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Land reclamation in Dehing Patkai mine areas pathetic

By SIVASISH THAKUR
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GUWAHATI, June 7 - Notwithstanding assertions by the Coal India Limited (CIL) authorities about land reclamation on abandoned mine areas through afforestation, the ground reality remains far from inspiring. Matters stand worsened by slack verification over compliance or prosecution of violations that are commonplace.

Questioning the actual implementation and also the efficacy of these reclamation drives in biodiversity-rich areas such as the Dehing Patkai rainforests, environmentalists have reasoned that it is impossible to restore such pristine forested stretches to their former glory once such forests are wiped out by opencast mining.

�It is ludicrous to say that these rainforests can be brought back to their earlier pristine status. The North Eastern Coalfields of CIL has done afforestation over a few patches but that is hardly any compensation for the green cover lost to opencast mining. It is also unscientific as they sought to replace the rainforest flora with some weeds and exotic tree species,� environmental activist SK Dutta, who has been battling opencast mining in the area for four decades, told The Assam Tribune.

Opencast mining not only destroys the vegetation but also degrades soil quality and weakens and alters soil structures, and therefore, it is impractical to restore such forestland lost through such activity. �Trees aside, opencast mining also causes irreversible damage to natural water channels that are buried under debris,� said Dutta, a septuagenarian.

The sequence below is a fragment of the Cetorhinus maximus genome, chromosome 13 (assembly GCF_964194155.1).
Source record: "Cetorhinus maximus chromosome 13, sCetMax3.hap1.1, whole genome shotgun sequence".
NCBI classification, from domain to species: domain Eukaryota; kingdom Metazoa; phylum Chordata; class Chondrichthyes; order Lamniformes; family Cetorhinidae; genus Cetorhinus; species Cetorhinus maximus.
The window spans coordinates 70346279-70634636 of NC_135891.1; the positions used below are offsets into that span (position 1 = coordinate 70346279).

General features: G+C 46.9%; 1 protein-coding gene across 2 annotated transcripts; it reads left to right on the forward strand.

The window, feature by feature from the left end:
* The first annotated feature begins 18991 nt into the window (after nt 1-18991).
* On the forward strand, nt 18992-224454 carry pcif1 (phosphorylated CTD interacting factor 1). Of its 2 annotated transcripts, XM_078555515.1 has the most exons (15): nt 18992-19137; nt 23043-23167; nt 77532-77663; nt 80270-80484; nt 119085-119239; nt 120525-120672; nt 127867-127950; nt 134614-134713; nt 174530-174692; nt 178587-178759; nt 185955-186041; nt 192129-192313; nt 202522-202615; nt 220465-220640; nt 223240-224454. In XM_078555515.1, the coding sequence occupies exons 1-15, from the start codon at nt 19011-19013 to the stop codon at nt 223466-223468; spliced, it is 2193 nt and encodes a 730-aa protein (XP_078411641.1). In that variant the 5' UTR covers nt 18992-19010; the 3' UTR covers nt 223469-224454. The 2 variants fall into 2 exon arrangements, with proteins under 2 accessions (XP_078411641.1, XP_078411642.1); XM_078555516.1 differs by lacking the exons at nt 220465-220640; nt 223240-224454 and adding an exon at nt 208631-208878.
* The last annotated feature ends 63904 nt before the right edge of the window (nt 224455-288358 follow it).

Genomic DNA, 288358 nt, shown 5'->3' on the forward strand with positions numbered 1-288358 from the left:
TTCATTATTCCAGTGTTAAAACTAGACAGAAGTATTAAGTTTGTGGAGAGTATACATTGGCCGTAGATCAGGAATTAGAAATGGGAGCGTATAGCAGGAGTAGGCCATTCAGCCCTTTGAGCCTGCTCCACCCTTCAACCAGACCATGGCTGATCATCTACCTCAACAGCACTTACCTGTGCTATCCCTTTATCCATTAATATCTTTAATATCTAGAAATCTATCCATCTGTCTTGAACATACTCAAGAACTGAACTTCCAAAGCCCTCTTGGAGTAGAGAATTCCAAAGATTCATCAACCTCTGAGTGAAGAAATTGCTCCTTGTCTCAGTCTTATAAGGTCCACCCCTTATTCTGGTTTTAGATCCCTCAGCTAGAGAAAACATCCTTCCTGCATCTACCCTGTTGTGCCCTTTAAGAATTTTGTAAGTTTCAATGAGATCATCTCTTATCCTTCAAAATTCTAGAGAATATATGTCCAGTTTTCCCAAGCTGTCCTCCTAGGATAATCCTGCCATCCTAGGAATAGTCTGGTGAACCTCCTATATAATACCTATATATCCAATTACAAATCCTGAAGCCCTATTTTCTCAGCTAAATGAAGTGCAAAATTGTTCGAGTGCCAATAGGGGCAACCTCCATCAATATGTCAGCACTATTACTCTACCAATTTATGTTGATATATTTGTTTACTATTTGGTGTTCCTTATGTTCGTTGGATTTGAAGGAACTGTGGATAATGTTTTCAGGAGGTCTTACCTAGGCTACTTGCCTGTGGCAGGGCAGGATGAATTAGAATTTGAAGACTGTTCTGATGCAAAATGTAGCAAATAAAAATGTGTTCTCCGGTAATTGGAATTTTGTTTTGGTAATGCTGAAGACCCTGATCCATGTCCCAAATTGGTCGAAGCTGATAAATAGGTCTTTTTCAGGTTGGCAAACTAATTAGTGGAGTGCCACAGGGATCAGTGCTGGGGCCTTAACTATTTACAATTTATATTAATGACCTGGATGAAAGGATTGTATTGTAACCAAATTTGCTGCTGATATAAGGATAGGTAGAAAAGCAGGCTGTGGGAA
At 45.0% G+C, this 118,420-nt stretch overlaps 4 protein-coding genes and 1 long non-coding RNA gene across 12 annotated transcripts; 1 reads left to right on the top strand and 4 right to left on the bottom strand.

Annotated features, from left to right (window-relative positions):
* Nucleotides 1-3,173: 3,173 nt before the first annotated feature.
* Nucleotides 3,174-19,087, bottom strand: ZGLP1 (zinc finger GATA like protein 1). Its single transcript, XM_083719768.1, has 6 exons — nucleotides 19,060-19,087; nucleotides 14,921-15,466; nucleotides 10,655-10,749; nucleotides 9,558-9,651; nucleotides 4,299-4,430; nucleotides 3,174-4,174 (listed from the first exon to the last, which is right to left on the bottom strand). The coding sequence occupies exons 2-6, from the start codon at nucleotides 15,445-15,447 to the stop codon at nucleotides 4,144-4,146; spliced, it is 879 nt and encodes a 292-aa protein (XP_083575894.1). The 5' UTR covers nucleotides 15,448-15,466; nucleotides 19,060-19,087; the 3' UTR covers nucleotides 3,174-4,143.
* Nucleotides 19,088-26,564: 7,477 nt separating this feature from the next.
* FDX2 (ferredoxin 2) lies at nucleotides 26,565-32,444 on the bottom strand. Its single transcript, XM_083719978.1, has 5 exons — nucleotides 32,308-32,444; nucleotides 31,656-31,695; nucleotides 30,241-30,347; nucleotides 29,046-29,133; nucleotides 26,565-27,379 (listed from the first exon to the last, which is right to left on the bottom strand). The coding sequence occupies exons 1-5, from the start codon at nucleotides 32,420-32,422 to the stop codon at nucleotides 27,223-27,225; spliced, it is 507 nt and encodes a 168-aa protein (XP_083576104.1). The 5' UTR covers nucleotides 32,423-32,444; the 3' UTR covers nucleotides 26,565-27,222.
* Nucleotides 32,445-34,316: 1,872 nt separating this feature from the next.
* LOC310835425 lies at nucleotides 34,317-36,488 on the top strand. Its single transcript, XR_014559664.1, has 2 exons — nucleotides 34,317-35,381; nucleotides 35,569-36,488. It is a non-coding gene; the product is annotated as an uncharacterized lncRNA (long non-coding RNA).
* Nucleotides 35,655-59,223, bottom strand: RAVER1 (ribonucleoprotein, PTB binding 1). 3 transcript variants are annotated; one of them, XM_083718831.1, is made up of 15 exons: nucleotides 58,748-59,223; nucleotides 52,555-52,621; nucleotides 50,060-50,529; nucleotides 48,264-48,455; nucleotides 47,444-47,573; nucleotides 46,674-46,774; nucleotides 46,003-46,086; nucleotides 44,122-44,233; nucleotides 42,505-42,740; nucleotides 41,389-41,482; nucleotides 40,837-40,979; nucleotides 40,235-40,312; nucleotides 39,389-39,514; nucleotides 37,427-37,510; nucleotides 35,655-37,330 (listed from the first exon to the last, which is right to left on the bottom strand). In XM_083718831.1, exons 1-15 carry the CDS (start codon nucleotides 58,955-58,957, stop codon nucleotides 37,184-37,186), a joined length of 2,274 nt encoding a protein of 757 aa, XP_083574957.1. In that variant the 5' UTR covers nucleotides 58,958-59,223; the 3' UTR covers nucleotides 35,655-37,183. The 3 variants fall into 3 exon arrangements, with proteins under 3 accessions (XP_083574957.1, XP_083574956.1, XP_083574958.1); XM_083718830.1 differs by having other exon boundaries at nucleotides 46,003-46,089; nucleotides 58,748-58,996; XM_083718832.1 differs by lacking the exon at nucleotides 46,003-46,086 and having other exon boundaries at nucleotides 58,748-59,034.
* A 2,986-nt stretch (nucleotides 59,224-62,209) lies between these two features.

�There is also the larger issue of allowing opencast mining in a biodiversity-rich rainforest, which is also an Elephant Reserve and provides buffer space to Dehing Patkai Wildlife Sanctuary. It is a complex web of varied flora and fauna that has evolved through the intricate interplay of natural phenomena over thousands of years. Opencast mining should be stopped in such areas,� he added.

Agrees senior forest officer Jatin Sarma who has studied in depth the floral wealth of Dehing Patkai and authored two volumes on its abundant medicinal plants, many endemic to the area. �Many plants like Nothapodytes nimmoniana, Amomum Pratistha a, Clerodendrum trichotomum, Pratisthana and the rare Garcinia atroviridis, among others, have been discovered from these areas. These forests need to be protected for all the times to come,� he said.

The exact status of reclamation as claimed by the North Eastern Coalfields, CIL could not be ascertained, as the �reclamation� head in its official website states that the figures �will be updated soon�. A CIL official, however, claimed that their reclamation percentage in Assam was better than those in several other mining regions of the country.